Comparison of EVM compatible and non-EVM compatible L1 TVL
In slightly different Tier 1 storage areas are blockchain ecosystems such as Cosmos and Polkadot. Instead of building new independent blockchains, these projects build standards that allow developers to create application-specific blockchains that can communicate with each other. For example, this can allow tokens from the gaming blockchain to be used in applications built on a separate blockchain for social networks.
Currently, there are more than $100B on the chain built using the Cosmos standard, which can eventually be interoperable. At the same time, Polkadot has recently reached a milestone and will also unify its blockchain ecosystem.
In short, Ethereum’s direct competitors are now showing a diverse pattern, and there will be more in the future.
The difference between the side chain and the new layer 1 is undoubtedly a fuzzy difference. Sidechains are very similar to EVM-compatible layer 1, except that they are specifically designed to deal with the excess capacity of Ethereum, rather than competing with the entire Ethereum. These ecosystems are closely integrated with the Ethereum community and host Ethereum applications in a complementary manner.
Axie Ifinity’s Ronin side chain is a good example. Axie Infinity is an NFT game originally built on Ethereum. Since Ethereum fees make playing games very expensive, the Ronin sidechain is designed to allow users to transfer their NFTs and tokens from Ethereum to a low-fee environment. This makes the game affordable for more users, and before the game’s popularity explodes.
At the time of writing, users have transferred more than $7.5B from Ethereum to Ronin to play Axie Infinity.
Sidechains like Ronin are application-specific, while other sidechains are suitable for more general applications. Currently, Polygon’s Proof of Stake (POS) sidechain is the industry leader, with a value of nearly US$5B and has deployed more than 100 DeFi and gaming applications, including familiar names such as Aave and Sushiswap, and a Uniswap clone called Quickswap .
Similarly, Polygon POS and EVM compatible layer 1 does not seem to be any different. However, it was built as part of a framework that extends Ethereum rather than competes with it. The Polygon team sees the future. Ethereum is still the dominant blockchain for high-value transactions and value storage, and daily transactions will be transferred to Polygon’s low-cost blockchain. (Polygon POS also maintains a special relationship with Ethereum through the checkpointing process).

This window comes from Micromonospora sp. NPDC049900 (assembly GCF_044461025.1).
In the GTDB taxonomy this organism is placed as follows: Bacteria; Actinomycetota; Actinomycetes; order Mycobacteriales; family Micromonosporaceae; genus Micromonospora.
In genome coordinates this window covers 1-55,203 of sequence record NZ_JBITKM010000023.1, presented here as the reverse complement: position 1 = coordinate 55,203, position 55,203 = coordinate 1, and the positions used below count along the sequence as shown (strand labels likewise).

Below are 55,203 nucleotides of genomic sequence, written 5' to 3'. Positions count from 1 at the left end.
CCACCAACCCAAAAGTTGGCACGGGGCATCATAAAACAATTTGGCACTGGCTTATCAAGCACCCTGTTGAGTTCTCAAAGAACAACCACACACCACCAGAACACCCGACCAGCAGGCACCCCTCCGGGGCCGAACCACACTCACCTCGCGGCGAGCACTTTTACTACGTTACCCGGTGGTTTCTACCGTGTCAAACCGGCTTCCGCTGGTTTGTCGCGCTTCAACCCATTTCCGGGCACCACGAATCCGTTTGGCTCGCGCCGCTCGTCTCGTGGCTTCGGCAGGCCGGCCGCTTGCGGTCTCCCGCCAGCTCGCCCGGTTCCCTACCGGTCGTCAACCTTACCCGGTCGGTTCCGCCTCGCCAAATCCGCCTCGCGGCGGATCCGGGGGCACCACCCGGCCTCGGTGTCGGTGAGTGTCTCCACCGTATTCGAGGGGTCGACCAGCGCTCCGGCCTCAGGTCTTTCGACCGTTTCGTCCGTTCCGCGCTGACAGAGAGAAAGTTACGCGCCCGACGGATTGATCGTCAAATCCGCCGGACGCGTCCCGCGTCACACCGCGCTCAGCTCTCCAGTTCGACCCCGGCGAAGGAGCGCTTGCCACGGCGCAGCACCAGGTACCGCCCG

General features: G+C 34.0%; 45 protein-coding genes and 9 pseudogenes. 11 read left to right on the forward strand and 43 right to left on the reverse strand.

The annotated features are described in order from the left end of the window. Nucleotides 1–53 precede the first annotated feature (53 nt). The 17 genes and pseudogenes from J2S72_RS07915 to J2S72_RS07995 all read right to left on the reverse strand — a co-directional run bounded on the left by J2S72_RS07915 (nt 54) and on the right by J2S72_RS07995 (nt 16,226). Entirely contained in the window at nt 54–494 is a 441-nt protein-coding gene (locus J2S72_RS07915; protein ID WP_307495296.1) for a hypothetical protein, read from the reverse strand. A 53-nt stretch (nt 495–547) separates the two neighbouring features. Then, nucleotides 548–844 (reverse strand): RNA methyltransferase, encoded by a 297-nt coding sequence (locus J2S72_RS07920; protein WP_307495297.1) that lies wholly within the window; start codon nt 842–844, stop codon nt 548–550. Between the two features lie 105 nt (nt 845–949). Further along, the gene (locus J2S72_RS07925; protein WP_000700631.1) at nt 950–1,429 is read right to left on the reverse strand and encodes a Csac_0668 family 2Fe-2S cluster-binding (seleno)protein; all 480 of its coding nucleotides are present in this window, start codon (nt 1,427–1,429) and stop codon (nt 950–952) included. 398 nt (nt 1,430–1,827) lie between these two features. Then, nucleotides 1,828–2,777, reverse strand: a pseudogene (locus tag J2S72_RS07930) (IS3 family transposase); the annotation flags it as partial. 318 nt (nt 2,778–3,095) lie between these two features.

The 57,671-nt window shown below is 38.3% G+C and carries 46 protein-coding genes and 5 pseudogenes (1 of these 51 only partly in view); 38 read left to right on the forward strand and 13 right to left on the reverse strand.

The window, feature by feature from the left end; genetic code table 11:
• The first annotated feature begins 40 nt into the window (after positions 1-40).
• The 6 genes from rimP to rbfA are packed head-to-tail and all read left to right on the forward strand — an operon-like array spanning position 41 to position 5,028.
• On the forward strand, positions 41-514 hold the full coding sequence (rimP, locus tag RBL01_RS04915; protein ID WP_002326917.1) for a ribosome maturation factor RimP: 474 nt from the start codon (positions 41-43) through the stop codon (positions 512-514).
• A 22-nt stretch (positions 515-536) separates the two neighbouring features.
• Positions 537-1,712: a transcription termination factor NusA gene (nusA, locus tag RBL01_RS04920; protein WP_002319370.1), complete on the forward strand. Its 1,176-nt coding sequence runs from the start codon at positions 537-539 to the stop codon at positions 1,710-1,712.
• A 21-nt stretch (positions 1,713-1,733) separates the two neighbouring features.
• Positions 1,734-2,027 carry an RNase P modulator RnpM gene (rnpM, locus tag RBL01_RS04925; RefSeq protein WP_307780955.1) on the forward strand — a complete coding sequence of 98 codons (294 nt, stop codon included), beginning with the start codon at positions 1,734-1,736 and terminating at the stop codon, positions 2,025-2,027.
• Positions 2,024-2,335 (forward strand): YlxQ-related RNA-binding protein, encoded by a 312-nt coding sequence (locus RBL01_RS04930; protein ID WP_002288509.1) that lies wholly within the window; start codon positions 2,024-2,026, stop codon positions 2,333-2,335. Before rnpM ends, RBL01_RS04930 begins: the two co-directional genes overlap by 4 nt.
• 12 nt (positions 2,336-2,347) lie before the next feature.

Since transaction fees are less than a penny, Polygon’s future vision seems reasonable. With the help of incentive programs, users have flocked to Polygon POS, whose daily transaction volume surpassed Ethereum (although spam transactions inflated this number).
Layer 2s (Rollups)
Both layer 1 and sidechains have an obvious challenge: protecting their blockchains. To do this, they must pay a new set of miners or proof-of-stake validators to verify and protect transactions, usually in the form of inflation of the underlying tokens (such as Polygon$MATIC, Avalanche’s $AVAX).
However, this brings significant disadvantages:
1) Owning the basic token will naturally make your ecosystem more competitive, rather than complementing Ethereum
2) Verifying and protecting transactions is a complex and challenging task, and your network will be responsible indefinitely
Wouldn’t it be great if we could create a scalable ecosystem that borrowed from the security of Ethereum? Enter the layer 2 network, especially “summary”. In short, the second layer is an independent ecosystem on top of Ethereum, and its security depends on Ethereum.
Crucially, this means that layer 2 does not need to have native tokens-so they are not only more complementary to Ethereum, but are essentially part of Ethereum. The Ethereum roadmap even expresses respect for this idea by stating that Ethereum 2.0 will be “rollups-centric.”
How Rollups work